For those of you who are new here, my name is Lucy. Hello, nice to meet you! I have been teaching self contained preschool for the past six years. I didn’t just wake up one day and think “Hmm I think I’ll be a teacher.” There was a lot of influencing factors in my life that lead me to this rewarding, never dull, chaotic, and fun career choice.
My Personal Special Needs
I grew up in your average loving home. Dinner was at six and you came home when the street lights came on. Pretty typical stuff. However, I was not so typical. Growing up I was a handful. As early as four my parents knew there was something different about me. I would have in-explainable outbursts and full blown meltdowns. Throwing toys, crying, and just plain old tantrums. I also had some unusual behaviors and an excessive need for order. Ill spare you the details and fast forward to third grade. I was diagnosed with anxiety and OCD.
This was ( and still can be) a MAJOR hurdle in my life. It kept me from going to school consistently, maintaining friends, and succeeding academically all throughout k-8. As a kid you can not wrap your head around what the heck is going on with your mind and body or why you can not control it. Needless to say, I was “different.”
These differences help me empathize with student’s and their frustration. I understand what its like to not be “normal,” to not be in control of your thoughts and actions, to need an extra hand. My own differences drove me to become an educator so I could help the not so cookie cutter kiddos.
This “difference” was vary obvious to my teachers. Some were more accepting than others. I can remember as early as fifth grade being told I’ll be lucky if I make it to high school. (Spoiler alert, I made it to high school). At his point I was able to understand my disability, learn my triggers, and begin to navigate how to cope. I also learned how important it was to be my own advocate. I gained confidence and learned not to let it define me. I educated my teachers on what my needs were and how I needed them to help me. Again, some were not so accepting of this. Once again I was told I would not succeed and make it to college. Well, not only did I make it through college but I also got my Masters.
The doubters, the ones that put me down, the teachers who told me I could not all motivated me to become a teacher. To become a teacher that accepts all their students, addresses every student individually, and meets every student’s needs. I wanted to ensure that no child ever felt shamefully of their differences.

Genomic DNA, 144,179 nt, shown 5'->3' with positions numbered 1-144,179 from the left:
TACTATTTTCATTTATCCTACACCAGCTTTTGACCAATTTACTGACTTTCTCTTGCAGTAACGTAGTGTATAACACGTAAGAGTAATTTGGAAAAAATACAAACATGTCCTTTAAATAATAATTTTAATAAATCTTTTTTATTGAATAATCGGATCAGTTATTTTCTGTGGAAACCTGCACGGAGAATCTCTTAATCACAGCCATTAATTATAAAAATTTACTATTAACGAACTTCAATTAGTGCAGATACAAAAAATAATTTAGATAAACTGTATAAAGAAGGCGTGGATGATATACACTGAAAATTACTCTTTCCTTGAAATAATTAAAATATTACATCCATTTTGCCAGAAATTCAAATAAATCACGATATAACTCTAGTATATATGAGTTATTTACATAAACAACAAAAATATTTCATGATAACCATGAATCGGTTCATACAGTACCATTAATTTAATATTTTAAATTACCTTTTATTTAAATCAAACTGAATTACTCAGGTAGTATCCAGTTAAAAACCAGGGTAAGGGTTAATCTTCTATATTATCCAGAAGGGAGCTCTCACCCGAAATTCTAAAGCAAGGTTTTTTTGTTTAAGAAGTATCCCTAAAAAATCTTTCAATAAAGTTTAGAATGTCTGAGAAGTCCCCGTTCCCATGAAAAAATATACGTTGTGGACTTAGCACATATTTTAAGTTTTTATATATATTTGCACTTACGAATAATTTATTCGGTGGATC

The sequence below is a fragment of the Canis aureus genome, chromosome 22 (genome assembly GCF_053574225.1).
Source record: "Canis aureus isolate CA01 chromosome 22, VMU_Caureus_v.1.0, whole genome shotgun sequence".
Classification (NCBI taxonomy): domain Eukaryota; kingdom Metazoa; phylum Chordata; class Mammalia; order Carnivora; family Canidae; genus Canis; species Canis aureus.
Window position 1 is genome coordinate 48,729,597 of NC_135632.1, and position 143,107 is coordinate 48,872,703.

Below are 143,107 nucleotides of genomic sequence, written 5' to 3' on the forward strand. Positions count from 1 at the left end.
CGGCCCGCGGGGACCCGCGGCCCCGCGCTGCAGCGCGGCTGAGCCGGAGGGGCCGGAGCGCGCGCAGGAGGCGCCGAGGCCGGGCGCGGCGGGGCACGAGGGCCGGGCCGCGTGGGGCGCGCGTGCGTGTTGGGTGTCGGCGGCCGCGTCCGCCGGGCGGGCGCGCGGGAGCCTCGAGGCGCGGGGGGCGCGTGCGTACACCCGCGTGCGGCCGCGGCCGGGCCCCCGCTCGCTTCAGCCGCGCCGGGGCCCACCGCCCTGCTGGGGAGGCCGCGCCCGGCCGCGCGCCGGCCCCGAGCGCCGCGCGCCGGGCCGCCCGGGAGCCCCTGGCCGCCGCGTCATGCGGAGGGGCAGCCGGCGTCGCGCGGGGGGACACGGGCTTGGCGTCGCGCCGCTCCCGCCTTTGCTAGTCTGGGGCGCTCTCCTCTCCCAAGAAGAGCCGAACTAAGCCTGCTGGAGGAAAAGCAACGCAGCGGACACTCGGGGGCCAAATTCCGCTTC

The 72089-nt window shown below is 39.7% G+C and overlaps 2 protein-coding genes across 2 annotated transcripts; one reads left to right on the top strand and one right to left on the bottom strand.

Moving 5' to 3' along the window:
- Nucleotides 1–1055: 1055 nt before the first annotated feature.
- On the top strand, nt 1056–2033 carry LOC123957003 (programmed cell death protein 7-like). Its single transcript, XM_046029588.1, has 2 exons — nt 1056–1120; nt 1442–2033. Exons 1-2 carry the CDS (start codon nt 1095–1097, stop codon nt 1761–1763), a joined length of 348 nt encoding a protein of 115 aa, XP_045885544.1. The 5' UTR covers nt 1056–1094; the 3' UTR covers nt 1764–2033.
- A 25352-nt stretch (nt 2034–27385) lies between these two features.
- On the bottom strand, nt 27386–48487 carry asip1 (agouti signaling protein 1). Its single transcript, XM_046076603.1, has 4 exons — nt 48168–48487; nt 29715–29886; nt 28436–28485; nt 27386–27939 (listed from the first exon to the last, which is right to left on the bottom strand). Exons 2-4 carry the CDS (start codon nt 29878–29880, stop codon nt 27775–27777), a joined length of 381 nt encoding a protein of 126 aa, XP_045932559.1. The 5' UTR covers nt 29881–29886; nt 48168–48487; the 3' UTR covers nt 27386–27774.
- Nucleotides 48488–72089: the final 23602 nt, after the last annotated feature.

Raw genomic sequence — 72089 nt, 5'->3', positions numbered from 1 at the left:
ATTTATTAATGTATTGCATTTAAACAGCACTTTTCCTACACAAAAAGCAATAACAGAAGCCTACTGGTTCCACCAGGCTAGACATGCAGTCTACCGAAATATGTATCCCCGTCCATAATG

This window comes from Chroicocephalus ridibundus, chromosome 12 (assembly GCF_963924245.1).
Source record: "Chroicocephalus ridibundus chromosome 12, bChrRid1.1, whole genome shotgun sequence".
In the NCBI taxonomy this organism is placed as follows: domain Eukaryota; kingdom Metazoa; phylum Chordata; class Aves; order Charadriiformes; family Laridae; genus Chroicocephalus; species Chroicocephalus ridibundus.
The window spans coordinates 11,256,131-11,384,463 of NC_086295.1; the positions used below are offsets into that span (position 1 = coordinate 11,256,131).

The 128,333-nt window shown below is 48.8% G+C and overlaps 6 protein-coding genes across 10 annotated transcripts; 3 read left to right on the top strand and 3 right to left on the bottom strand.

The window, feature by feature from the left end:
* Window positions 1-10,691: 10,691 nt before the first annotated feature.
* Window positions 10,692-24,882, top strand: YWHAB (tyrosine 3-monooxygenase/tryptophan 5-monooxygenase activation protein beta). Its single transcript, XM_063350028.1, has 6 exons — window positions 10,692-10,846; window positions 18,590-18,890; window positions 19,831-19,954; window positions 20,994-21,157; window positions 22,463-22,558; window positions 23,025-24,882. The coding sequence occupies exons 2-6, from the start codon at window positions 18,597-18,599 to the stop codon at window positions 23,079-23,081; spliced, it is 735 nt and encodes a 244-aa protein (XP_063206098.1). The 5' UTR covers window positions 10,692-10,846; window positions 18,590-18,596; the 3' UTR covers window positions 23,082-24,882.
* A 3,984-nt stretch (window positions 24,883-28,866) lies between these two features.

In the sixth grade my class was tasked with a community service project at a place called Bornhava. We were to plant flowers in multiple beds through the facility grounds. Bornhava is an early intervention preschool and soon would steal a huge part of my heart.
As we planted the flowers I would peak into the classroom window. I was so intriged! It looked like the students were having so much fun, and lets face it they were pretty darn cute. After we were finished with our job, we were invited in to play with the kids. Right then and there I knew this was going to be my future. I was hooked! For the next seven summers I volunteered at Bornhava until they would officially hire me. I worked as a 1:1 aide and eventually a teacher’s assistant. I even did my student teaching at Bornhava. Bornhava is a Danish term for early education programs with a home like an environment. Bornhava is truly a second home for me.
I Wouldn’t Have it any other way.
Everyone ALWAYS says teachers are not in it for the money. Trust me, we are not! I’ll be the first to admit I have second job and small personal business to supplement my income. Why don’t you get a different job then? Because there is no other job for me! I can not imagine doing anything else besides being an educator! Teaching is in my blood. It’s my passion. I love being able to help others to live a more independent and fulfilling life. I love the hugs, the hand made presents, and the smile a kiddo gets when it finally clicks. The tears, snotty noses, scrapped knees,tantrums, politics, and ENDLESS amount of paperwork are all worth it for that one moment you see a smidgen of progress. Teaching is not for the weak. Teaching special ed preschool especially. But it’s what I love and I wouldn’t have it any other way.